Universal Health Coverage (UHC) is a simple but powerful concept that unites people across the world: that everybody should get the health services they need without suffering financial hardship. Exactly two years ago, following a unanimous vote at the United Nations, all governments committed themselves to achieving UHC. Now, on the anniversary of this historic resolution, over 500 organisations from 100 countries are celebrating Universal Health Coverage Day and are campaigning to accelerate progress towards this goal. These organisations include the World Bank, WHO all the major NGOs and many development agencies of national governments. David Cameron once said he was ‘proud of the NHS’ – so what has his government done to support universal health coverage around the world?
In 2009, under a Labour Government, the United Kingdom was the leading G8 country promoting UHC. This was demonstrated at the United Nations General Assembly, where Gordon Brown co-hosted a meeting with the World Bank during which 6 low income countries announced that they would extend the provision of free publicly financed health care. These countries included Liberia and Sierra Leone who are currently at the epicenter of the current ebola crisis. Britain also announced that it would set up a special centre, to be called ‘The Centre for Progressive Health Care Financing’ to help countries develop financing strategies to reach UHC, largely using their own resources.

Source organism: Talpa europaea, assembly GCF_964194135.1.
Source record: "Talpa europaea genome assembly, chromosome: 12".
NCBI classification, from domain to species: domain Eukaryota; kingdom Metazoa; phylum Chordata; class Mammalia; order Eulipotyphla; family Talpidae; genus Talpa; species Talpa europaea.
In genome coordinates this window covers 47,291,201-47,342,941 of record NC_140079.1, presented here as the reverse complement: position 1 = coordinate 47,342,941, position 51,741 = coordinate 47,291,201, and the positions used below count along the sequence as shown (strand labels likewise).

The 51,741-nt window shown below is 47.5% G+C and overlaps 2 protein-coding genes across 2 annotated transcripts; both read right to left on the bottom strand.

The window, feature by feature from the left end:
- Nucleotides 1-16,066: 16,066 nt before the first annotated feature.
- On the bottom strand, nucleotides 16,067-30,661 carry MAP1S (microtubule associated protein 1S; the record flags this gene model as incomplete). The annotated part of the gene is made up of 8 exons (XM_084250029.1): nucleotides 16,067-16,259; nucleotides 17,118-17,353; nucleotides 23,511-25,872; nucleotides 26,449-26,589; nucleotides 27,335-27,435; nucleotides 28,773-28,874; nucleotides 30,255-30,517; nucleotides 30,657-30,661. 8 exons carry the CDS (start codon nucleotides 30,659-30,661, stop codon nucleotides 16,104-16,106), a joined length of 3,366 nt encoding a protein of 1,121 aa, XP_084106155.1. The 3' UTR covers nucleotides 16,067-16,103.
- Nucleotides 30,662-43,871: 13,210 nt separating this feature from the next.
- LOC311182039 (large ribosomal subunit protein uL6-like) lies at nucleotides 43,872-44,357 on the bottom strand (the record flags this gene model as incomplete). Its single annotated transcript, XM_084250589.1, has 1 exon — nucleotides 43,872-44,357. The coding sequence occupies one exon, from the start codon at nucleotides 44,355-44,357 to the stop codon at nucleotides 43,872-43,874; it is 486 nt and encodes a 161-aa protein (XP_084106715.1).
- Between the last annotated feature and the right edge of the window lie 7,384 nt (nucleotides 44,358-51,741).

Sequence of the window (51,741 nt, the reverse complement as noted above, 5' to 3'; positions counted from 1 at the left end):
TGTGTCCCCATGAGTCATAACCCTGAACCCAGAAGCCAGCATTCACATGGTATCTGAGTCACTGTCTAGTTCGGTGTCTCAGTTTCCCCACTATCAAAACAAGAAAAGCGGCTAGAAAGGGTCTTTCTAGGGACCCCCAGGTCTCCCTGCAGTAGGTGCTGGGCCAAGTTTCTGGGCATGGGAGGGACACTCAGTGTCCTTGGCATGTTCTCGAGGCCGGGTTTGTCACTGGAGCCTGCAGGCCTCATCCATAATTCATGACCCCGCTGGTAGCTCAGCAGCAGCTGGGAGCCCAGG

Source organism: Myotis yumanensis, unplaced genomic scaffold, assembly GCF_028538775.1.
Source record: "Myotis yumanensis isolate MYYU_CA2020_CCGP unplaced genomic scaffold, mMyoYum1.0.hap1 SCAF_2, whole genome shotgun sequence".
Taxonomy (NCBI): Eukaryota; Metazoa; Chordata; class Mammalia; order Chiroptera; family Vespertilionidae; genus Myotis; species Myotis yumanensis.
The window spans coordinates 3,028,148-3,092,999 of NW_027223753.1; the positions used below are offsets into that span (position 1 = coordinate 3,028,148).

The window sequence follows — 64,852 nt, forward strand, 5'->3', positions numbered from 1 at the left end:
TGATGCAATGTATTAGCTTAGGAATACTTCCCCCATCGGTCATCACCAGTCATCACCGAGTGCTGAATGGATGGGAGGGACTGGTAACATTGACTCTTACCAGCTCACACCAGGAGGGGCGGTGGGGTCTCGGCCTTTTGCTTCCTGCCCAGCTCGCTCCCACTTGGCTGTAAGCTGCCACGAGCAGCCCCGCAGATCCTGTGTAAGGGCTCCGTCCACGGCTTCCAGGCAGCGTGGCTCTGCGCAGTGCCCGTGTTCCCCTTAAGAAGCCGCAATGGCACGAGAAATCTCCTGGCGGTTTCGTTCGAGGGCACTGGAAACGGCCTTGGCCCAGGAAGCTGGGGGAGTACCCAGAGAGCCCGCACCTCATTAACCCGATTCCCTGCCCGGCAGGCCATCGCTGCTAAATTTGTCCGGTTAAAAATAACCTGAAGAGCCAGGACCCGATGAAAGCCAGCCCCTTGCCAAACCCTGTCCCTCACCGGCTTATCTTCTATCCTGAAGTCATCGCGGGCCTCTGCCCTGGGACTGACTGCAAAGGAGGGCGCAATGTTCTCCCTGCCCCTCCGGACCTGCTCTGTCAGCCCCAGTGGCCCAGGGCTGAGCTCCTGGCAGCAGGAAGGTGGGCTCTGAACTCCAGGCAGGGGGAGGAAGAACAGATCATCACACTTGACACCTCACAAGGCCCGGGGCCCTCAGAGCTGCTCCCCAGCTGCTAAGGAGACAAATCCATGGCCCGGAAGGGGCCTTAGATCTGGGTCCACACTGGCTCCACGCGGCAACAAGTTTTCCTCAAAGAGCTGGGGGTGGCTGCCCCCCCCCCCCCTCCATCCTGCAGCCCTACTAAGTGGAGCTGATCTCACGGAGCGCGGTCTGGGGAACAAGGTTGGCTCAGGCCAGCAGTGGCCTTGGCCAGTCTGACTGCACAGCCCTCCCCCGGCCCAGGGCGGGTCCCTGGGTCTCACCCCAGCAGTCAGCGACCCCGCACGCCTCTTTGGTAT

Now under the coalition Britain has dropped the ball on UHC and everyone is asking why the country famous for celebrating its NHS at the Olympics isn’t celebrating UHC worldwide.
One of the Coalition Government’s first acts was to stop our plans for the UHC centre from getting off the ground. They’ve slashed support for health care budgets in developing countries by 30%, including in Sierra Leone and Liberia prior to Ebola breaking out. In the talks to determine the Sustainable Development Goals that will replace the MDGs, the UK Government has actively blocked calls for a Universal Health Coverage goal.
Perhaps the main reason is that the Tories don’t believe in UHC themselves. You’ll remember that Jeremy Hunt didn’t want us to showcase our wonderful NHS during the opening of the Olympics and we know there are many in the Tory party plotting its downfall. How hypocritical would it look for the Tories to champion UHC internationally whilst overseeing the wanton vandalism and underfinancing of the NHS at home.
The Labour Party, however, is totally committed to saving the NHS and UHC in Britain and helping other countries make sure their populations get the health services they need. Our shadow secretary of state, Mary Creagh MP has pledged that Labour will “demand that universal healthcare is at the heart of the Sustainable Development Goals settlement.”
Each country’s route to UHC will be different depending on their circumstances but one thing is absolutely clear, if you want to reach UHC, public financing is crucial. Here Britain and the Labour Party has a great story to tell and, unlike the Tories, we’ll be proud to share our experiences with the rest of the world.